Ahead of Indigenous Literacy Day on September 7th, we spoke to Alison Lester, one of Australia’s most loved picture book authors and an Indigenous Literacy Foundation ambassador, about her work with the ILF and why what they do is so crucial.
Alison has been an ambassador since 2012, and says she was really thrilled when the ILF asked her to be involved. What she does, and has been doing for a long, long time, is head out to remote Australian communities and help adults and kids turn their stories into books. It’s something she really loves to do. “It’s always a real privilege to be there,” says Alison, ” and it’s not too long before everyone knows who you are and what you’re doing!” Whether the stories end up published or not, Alison believes “it’s really important for us all to have books about our lives, rather than reading books all the time that are about someone else’s life. Making these books in communities seems to be a really good way of doing that, and publishing them in language as well as in English.” You can learn more about some of the books Alison and the children have created here.
For her, these visits reinforce her perspective on the land. Being with people who have that close connection to the land help make her “more aware that there are lots of different ways of looking at the world, and how we fit into it.” It’s also special to take the time to just slow down a bit, to not be “going and talking at a million miles an hour.”
The ILF’s motto is ‘Reading Opens Doors,’ which rings very true not only for Alison and the kids she works with, but for everyone. The best piece of advice she has to offer young readers is that it’s okay if you’re not reading well yet, the important thing is to keep at it. “Once you get to the stage where you just love reading and it’s not a chore at all, the world is open to you. You can do anything and go anywhere.”
“The little kids I work with could do anything, they’re capable of running the world, but they’re not going to get the opportunity to do it.” While she’s there, Alison feels part of her role is just to “make kids realise that they are great. They’re great at writing, they’re great at reading… ”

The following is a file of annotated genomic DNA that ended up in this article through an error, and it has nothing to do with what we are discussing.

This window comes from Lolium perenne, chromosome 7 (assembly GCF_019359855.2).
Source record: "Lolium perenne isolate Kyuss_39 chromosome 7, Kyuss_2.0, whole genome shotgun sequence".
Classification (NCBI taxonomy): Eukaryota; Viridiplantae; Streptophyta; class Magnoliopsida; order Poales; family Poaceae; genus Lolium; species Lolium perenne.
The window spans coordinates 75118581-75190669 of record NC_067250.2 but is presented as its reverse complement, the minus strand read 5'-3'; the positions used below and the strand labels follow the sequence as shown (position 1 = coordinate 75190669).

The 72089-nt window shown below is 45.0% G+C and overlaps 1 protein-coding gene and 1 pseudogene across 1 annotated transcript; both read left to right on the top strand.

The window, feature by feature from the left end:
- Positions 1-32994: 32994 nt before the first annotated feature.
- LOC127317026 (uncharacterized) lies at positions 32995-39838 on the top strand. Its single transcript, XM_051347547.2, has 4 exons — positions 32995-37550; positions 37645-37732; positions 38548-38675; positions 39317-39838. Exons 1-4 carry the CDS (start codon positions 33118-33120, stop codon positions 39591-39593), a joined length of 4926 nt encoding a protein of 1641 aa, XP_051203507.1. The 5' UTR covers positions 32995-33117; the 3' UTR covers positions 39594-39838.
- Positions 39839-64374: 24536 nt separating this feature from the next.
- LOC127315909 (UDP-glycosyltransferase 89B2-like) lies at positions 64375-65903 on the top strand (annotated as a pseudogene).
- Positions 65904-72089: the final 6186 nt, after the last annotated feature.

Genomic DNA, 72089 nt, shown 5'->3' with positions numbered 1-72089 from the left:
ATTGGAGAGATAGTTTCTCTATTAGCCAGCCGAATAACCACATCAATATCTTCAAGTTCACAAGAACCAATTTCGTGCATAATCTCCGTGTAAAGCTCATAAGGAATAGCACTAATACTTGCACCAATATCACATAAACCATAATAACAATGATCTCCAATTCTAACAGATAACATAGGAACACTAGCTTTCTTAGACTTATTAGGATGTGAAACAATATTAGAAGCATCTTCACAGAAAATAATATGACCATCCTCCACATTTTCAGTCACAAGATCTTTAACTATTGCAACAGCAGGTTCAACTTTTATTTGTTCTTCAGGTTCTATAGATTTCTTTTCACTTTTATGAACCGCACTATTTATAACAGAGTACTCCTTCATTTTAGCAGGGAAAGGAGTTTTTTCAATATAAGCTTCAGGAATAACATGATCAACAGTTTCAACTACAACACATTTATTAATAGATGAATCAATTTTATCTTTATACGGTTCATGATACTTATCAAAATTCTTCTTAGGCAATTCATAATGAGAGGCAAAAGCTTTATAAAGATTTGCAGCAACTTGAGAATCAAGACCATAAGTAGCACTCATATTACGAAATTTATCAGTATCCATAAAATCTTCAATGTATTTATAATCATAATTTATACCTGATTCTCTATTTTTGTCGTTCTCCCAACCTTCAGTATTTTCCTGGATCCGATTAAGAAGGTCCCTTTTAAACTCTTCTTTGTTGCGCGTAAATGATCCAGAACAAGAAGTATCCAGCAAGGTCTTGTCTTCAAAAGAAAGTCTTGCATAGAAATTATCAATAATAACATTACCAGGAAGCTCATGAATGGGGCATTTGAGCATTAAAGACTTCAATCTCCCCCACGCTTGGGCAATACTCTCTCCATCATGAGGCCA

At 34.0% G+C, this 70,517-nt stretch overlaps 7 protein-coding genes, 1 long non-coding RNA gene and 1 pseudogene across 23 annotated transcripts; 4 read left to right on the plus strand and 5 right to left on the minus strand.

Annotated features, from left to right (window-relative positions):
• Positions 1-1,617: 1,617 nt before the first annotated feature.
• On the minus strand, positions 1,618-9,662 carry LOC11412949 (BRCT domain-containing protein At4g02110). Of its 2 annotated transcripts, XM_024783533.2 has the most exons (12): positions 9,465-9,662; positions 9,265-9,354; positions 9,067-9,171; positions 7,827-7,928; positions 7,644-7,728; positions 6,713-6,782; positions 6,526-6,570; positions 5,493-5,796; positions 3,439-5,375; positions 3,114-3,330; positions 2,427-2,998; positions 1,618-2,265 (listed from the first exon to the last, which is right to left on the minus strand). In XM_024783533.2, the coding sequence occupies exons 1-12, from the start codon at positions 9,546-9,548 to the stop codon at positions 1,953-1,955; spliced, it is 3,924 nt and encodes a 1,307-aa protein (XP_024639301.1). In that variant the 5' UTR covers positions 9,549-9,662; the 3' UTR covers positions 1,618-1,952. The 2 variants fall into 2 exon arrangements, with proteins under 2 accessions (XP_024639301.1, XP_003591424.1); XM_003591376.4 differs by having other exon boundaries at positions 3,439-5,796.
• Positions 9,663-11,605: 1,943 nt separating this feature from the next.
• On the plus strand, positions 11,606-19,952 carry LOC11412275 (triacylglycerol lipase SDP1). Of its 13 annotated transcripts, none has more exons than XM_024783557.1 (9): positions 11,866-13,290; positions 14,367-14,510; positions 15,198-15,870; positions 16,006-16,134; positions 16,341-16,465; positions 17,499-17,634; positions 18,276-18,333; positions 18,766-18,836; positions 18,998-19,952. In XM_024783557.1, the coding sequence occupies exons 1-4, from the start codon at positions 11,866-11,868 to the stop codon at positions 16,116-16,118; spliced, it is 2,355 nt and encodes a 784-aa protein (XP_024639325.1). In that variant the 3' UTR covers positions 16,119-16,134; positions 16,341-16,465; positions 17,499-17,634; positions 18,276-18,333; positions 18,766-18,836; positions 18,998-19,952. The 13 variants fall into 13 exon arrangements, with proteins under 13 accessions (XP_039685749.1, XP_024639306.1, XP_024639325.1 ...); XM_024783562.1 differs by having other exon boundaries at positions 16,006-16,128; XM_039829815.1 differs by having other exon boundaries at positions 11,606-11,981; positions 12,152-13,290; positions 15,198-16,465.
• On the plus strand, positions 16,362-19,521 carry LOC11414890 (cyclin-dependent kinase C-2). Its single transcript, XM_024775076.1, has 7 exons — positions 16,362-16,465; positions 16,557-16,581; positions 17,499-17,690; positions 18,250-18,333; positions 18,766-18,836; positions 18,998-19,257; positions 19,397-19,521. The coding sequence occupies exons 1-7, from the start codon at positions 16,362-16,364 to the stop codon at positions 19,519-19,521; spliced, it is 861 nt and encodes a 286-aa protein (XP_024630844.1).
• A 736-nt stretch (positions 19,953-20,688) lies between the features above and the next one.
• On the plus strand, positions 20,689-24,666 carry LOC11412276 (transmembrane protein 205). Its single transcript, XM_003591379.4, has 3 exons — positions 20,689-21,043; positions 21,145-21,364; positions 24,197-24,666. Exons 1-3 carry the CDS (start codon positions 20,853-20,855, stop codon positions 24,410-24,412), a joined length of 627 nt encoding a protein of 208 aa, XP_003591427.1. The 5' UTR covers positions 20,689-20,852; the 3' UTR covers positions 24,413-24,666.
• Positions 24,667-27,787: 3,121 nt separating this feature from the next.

It’s a crucial message for young indigenous kids, because the difference in literacy levels between indigenous and non-indigenous kids in remote communities is alarming, and it can be challenging to know how best to help. Alison believes we need to find solutions that work for each individual community, that are adaptable, that are relevant. One school she visits sorts their terms around the weather, since the kids were much more inclined to be in school in the wet season. For other communities, it’s more useful to have classes very early in the morning or later in the evening, with a big rest during the middle of the day. And more teachers and more pop-up libraries.
We also spoke to Alison about some of her favourite books, and what she’ll read to celebrate Indigenous Literacy Day. Alison says she really loves reading books by indigenous authors, because if you’re a person who didn’t grow up with that culture, it gives you a sense of their connection to the land. This year she’s planning to reread some of Boori Monty Pryor‘s books, like My Girragundji, about a young Aboriginal boy and his little green tree frog.
And what would she bring to a Great Book Swap? It’s when you bring a book you love and swap it for someone else’s, with the gold coin donation going to the ILF (you can learn more about hosting a swap here). For adults, it would probably be A Visit From the Goon Squad by Jennifer Egan. And for kids: Where the Wild Things Are by Maurice Sendak.